Radiohead, “Subterranean Homesick Alien”: I interviewed the band once when they were on tour in Scotland and at first Thom Yorke wouldn’t talk to me. Then one night, after midnight, he summoned me to the back of a tour bus for a long chat. I don’t even remember what he said and the article is behind a paywall on the Time magazine site.
Smashing Pumpkins, “1979”: When are people going to realize that the Smashing Pumpkins are one of the greatest rock bands ever?
Nirvana, “Come As You Are”: The movie Captain Marvel featured this same song on its soundtrack. It was more proof to me that the '90s aren’t just nostalgia, they’re forever.
Bjork, “Joga”: Her music from two decades ago still seems futuristic.
Smashing Pumpkins, “Muzzle”: “I fear that I am ordinary just like everyone…” Arrogant or humble? You decide.
Lauryn Hill, “Doo Wop (That Thing)”: Would you rather release one great album or a lifetime of mediocre albums? Lauryn chose the path of greatness.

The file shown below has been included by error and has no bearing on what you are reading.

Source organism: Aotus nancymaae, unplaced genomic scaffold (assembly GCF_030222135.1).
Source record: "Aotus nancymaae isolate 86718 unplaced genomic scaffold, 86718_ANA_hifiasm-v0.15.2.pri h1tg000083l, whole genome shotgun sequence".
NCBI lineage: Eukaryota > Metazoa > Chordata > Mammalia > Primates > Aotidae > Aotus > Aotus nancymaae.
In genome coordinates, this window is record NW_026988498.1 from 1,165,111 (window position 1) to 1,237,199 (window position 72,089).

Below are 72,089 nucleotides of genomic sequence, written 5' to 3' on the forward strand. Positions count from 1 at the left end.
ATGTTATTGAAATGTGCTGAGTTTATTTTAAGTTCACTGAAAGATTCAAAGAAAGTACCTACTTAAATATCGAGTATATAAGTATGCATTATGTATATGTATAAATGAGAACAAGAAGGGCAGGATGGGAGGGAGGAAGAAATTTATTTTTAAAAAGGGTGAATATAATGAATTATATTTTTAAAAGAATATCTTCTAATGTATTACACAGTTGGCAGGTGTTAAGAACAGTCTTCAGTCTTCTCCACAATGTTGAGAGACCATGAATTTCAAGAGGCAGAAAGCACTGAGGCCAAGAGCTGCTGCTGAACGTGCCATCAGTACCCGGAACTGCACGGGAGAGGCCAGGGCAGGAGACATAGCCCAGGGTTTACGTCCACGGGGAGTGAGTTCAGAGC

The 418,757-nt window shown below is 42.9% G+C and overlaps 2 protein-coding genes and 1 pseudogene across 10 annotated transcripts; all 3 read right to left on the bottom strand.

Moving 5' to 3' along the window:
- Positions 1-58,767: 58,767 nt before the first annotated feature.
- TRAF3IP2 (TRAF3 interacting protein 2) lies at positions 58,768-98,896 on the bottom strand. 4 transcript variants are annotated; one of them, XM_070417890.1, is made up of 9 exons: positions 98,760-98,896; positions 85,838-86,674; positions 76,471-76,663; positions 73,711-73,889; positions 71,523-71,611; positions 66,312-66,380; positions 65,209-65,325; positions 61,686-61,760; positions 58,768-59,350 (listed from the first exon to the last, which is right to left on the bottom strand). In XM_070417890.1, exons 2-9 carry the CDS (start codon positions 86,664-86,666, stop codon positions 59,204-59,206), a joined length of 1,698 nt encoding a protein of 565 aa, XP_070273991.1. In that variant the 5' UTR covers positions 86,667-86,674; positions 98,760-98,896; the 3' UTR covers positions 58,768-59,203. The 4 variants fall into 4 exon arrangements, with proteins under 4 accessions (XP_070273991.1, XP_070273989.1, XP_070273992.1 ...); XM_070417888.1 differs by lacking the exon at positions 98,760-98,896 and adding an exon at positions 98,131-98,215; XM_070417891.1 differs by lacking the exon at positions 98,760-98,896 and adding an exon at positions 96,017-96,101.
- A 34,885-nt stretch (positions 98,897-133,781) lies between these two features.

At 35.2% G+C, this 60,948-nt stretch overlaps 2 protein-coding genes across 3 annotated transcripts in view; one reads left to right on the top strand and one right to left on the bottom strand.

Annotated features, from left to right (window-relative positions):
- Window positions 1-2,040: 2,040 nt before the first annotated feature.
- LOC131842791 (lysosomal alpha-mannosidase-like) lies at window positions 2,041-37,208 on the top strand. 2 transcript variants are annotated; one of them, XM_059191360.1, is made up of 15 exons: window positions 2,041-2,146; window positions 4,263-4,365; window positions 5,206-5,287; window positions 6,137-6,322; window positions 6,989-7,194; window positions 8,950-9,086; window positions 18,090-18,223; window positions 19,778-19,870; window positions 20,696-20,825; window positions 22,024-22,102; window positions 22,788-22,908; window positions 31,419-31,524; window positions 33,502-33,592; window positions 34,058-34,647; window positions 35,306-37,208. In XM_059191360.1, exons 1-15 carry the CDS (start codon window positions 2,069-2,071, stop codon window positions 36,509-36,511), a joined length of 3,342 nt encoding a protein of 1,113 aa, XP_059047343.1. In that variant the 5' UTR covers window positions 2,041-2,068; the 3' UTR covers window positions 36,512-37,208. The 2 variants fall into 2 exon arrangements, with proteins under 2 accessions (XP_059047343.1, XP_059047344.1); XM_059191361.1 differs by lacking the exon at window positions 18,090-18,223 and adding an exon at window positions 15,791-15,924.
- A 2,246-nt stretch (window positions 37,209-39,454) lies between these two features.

Lucinda Williams, “Car Wheels On a Gravel Road”: I once got Lucinda to come by the Wall Street Journal to play a couple songs and the first song was so perfect that it made me cry--I mean single tear down the cheek emotional cry, like in movie close-ups. Then my sound guy told me there was something wrong with the tape and we had missed recording it.
Nirvana, “Paper Cuts”: The song was first released in 1989, and re-released in 1992 when the band broke big.
U2, “Mysterious Ways”: Back in college, I once waited in line in the cold in Boston for nine hours for U2 tickets and they sold out in front of me--scalpers pretty much got them all.